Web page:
How to Handle Negative Hotel Reviews

Transforming Guest Complaints into Opportunities: Pro Tips for Hoteliers

So you’re wondering “should hotels respond to negative online reviews?”

The answer is yes. As a hotelier, the worst thing you can do for your business is ignore negative reviews online.

No matter how great your service is and how stunning your property may be, negative hotel reviews happen. It might be that you have a fussy guest, or it could be that something went wrong during their stay, but the bottom line is negative reviews happen.

If you get the occasional (or worse, frequent) negative online review, don’t get disheartened, but more importantly, don’t ignore it.

Why you should respond to negative reviews

The modern traveller reads online reviews. And like all industries, customers trust other customers, so whether you take notice of your reviews or not (you should), someone is taking notice – and that someone is your potential guest.

There are two main impacts of negative hotel reviews:

1. The first influential factor of a negative review is, of course, its content.

Did the guest say the bed was uncomfortable? Did they say the staff were rude? Whatever they have written about you online, it’s now out there for anyone to see.

2. The second influential factor of a negative review is your public reaction to it.

The guest’s voice has already created a negative impact, so the next factor is whether you choose to ignore or remedy the situation. Guests will take note of if and how you respond.

So now that you know why you should respond to negative reviews, let’s see how to…

A step-by-step guide to responding to negative hotel reviews

Before we dive into how to respond to negative hotel reviews, let’s start with a pre-review step that can minimise negative reviews (or at least soften them).

Step 1: Remedy a Bad Review Before It Is Written

When a guest checks out of your accommodation, your front desk staff should always ask how the guest’s experience was. It’s as simple as six words: “How was your stay with us?”.  These six simple words are a pre-emptive strike to remedy a potentially negative review.

Now that you have prompted the guest, they are more likely to tell you the issue in person. This is your chance to take immediate action to resolve the issue and make the guest feel less disappointed. This could be as simple as an apology, or further, offering a discount for their next stay.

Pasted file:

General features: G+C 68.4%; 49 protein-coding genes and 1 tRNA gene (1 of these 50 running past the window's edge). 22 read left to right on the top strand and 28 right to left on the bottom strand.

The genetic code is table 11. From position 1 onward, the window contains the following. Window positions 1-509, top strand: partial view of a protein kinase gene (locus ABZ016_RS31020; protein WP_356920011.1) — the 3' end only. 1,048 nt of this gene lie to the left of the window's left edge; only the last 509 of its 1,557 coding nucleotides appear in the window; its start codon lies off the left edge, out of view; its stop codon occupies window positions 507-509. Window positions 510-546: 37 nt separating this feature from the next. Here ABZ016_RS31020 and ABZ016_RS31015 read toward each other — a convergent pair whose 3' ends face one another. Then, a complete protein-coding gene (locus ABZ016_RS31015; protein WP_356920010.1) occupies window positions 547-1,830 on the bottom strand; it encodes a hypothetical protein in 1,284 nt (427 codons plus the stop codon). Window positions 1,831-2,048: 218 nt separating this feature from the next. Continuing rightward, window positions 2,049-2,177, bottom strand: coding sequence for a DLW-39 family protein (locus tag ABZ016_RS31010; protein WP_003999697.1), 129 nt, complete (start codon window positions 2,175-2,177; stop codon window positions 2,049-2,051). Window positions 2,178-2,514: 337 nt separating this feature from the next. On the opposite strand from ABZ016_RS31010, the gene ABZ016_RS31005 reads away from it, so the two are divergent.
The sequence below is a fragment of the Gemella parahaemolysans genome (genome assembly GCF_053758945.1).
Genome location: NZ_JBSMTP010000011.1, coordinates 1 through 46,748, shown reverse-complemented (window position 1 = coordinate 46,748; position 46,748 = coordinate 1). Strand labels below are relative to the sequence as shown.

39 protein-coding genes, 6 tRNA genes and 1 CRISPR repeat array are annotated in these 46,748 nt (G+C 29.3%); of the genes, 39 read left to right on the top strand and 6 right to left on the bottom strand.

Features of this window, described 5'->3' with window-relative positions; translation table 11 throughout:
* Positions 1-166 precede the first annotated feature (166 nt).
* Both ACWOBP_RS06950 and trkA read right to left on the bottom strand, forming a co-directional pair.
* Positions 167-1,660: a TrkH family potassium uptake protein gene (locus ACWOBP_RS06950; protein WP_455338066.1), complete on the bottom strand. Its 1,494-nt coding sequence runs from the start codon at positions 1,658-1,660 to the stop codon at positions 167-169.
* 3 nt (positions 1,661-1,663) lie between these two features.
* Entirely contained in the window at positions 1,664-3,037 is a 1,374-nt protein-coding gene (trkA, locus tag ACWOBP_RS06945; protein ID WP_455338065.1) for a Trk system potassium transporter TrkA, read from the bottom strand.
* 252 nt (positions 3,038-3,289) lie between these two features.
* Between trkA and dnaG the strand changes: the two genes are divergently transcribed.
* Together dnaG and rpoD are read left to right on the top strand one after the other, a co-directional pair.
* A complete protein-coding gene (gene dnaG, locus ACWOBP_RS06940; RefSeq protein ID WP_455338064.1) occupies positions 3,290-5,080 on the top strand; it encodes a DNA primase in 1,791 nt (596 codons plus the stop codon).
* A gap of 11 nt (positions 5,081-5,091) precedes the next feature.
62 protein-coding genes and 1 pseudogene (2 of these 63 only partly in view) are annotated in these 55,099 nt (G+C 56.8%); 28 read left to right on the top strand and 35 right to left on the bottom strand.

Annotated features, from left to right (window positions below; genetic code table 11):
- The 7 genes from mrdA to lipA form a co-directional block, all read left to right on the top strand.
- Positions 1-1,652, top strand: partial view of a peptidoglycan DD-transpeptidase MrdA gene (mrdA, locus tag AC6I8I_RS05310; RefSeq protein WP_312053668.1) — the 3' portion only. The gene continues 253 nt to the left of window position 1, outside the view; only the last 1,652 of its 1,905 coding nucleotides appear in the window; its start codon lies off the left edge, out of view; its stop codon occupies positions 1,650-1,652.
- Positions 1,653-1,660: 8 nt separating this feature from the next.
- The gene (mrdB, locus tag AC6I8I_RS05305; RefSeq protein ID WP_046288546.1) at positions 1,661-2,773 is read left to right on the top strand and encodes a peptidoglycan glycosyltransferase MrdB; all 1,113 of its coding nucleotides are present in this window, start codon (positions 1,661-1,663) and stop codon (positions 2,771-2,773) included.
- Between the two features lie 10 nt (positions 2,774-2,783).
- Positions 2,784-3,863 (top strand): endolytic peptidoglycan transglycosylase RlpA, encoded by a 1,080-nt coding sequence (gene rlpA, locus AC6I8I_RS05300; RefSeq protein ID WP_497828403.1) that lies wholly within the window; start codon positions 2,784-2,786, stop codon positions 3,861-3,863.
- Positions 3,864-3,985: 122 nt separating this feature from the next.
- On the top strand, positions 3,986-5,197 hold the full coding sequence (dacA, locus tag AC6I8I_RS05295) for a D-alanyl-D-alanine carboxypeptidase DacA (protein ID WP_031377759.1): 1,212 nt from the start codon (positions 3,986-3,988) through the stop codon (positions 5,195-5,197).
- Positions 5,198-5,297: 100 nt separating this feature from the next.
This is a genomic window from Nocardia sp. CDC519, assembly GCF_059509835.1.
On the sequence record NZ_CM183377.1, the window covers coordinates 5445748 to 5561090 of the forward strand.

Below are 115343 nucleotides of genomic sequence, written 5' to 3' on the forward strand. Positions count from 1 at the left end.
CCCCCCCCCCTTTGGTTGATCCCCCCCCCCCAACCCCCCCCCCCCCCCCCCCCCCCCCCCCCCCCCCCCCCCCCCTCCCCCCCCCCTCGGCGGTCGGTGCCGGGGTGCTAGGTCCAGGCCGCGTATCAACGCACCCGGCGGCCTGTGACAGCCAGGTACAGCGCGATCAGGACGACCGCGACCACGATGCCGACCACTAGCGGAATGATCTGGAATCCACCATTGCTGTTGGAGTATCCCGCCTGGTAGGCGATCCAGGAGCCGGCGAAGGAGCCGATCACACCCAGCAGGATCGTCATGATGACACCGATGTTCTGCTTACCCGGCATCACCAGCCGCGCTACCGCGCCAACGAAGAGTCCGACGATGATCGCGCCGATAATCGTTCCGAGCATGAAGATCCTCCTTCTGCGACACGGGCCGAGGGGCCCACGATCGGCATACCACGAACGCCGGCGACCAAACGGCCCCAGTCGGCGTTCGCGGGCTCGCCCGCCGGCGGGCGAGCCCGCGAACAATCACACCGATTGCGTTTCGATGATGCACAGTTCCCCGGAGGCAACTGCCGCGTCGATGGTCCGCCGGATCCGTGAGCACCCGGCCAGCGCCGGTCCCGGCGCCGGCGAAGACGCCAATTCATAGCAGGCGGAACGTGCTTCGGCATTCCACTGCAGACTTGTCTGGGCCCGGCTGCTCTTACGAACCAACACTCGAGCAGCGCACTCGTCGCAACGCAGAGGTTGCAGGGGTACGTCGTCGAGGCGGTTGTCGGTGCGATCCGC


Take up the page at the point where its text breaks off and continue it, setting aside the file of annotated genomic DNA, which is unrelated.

Whatever pre-emptive action you take will likely alter the guest’s review (positively).

The guest may decide not to post a review at all, or perhaps they’ll describe the negative aspect, but also outline your positive response (how you remedied the situation). This will then stand out to other guests reading your reviews, and cancel out the negative with a positive.

Step 2: Don’t Let Your Emotions Impact Your Response

You’ve just received a bad review, you’re feeling upset (angry, even)… What is the first thing you should do? Take a breather.

When someone says something negative about your hotel, the natural response is emotion (you’re only human after all). But be sure to keep your emotions to yourself – aggressively typing out an emotional (public) response will only make the situation worse.

Take a step back, go for a walk if you need to, and come back once you’ve cooled off.


Remember: anything you write on the internet is out there forever. If you think the guest is being unreasonable (and they very well might be), this doesn’t mean you should call it out or respond emotionally, because your reputation is on the line. Think of your response as a reflection of your values as a business.


Step 3: Respond Promptly

The next step when considering how to respond to negative reviews on Expedia, and other hotel review platforms is response time.

Once you’ve taken a breather and processed the negative online review, the next step to an effective response is making sure you don’t wait too long.

It is recommended that you respond to negative hotel reviews within 24 hours, or at the latest, within a few days. Essentially, when potential guests see you haven’t responded, it gives them the impression that you don’t care, resulting in an even worse impression of your hotel.